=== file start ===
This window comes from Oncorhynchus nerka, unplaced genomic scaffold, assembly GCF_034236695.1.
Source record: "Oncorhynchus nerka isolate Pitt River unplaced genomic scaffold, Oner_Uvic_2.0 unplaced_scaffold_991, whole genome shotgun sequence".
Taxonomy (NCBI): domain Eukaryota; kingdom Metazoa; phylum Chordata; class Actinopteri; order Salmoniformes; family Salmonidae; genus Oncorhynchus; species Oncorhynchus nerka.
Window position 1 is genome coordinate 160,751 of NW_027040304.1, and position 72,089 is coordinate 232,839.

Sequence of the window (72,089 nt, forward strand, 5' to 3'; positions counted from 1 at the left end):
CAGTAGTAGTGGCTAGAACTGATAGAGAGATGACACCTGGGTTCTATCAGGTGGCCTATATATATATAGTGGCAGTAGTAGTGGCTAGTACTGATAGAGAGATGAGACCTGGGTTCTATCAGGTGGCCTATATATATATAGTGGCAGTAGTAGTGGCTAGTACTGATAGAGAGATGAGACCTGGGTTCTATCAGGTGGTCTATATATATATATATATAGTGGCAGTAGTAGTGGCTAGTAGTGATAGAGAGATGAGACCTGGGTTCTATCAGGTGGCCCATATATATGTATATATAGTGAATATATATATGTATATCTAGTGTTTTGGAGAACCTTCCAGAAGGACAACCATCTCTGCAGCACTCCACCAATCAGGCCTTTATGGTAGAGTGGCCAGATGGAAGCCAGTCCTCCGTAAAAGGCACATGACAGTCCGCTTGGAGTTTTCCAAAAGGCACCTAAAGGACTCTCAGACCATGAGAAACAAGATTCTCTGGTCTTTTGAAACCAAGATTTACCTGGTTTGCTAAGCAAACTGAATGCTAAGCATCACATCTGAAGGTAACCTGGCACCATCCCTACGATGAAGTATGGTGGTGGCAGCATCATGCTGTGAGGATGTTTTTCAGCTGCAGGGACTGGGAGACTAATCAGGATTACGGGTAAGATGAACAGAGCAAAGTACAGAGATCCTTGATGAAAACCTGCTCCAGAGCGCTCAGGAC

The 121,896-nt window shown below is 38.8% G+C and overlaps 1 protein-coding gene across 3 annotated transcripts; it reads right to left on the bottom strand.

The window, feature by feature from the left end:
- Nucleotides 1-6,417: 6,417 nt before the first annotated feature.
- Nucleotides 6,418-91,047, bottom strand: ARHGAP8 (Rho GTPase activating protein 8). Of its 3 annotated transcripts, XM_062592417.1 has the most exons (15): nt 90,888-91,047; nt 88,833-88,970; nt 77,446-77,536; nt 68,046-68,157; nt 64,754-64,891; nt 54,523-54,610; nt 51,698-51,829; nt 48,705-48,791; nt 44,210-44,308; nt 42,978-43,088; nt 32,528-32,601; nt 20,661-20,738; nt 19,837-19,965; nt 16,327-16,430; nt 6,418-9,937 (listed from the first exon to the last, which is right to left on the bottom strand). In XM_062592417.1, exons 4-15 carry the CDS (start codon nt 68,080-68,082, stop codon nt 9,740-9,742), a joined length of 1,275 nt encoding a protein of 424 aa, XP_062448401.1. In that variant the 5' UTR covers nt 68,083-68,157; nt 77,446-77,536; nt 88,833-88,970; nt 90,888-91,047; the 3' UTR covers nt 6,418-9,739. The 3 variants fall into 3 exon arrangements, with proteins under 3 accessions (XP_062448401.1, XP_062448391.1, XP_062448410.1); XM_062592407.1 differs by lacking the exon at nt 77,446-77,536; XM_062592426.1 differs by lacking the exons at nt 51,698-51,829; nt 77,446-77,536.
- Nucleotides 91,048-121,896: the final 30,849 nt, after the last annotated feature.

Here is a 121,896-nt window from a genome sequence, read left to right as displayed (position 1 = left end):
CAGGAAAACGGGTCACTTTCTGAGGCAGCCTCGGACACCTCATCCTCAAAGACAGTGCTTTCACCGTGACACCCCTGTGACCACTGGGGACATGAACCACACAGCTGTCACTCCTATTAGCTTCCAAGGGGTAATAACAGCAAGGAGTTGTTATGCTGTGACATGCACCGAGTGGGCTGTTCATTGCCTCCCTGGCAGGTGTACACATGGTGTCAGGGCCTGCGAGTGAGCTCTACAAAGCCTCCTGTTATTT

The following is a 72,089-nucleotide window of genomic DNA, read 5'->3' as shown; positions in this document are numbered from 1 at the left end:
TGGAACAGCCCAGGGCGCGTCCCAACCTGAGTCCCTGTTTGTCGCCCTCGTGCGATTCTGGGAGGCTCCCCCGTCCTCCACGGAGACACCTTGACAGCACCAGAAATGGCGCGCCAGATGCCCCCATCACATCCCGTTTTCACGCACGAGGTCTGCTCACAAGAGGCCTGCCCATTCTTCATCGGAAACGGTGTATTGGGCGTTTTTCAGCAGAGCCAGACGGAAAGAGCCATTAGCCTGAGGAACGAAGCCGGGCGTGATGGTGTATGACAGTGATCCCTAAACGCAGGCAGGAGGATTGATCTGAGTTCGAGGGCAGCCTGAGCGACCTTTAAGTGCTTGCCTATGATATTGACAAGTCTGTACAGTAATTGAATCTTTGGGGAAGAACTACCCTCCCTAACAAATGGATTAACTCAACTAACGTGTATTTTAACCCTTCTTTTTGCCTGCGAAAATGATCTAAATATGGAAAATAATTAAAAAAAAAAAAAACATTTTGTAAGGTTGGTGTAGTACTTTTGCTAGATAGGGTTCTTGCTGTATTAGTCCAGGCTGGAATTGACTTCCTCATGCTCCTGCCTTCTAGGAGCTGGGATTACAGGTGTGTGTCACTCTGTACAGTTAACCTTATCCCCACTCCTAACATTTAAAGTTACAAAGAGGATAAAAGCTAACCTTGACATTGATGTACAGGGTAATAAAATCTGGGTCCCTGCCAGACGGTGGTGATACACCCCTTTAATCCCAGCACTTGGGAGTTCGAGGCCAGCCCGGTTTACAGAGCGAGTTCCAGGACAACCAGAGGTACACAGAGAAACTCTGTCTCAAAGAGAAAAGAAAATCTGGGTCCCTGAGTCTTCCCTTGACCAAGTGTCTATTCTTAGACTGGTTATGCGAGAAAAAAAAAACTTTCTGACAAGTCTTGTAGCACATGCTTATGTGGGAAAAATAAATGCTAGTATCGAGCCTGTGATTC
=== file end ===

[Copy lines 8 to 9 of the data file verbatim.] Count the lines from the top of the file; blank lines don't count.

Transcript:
The window, feature by feature from the left end:
- Nucleotides 1-6,417: 6,417 nt before the first annotated feature.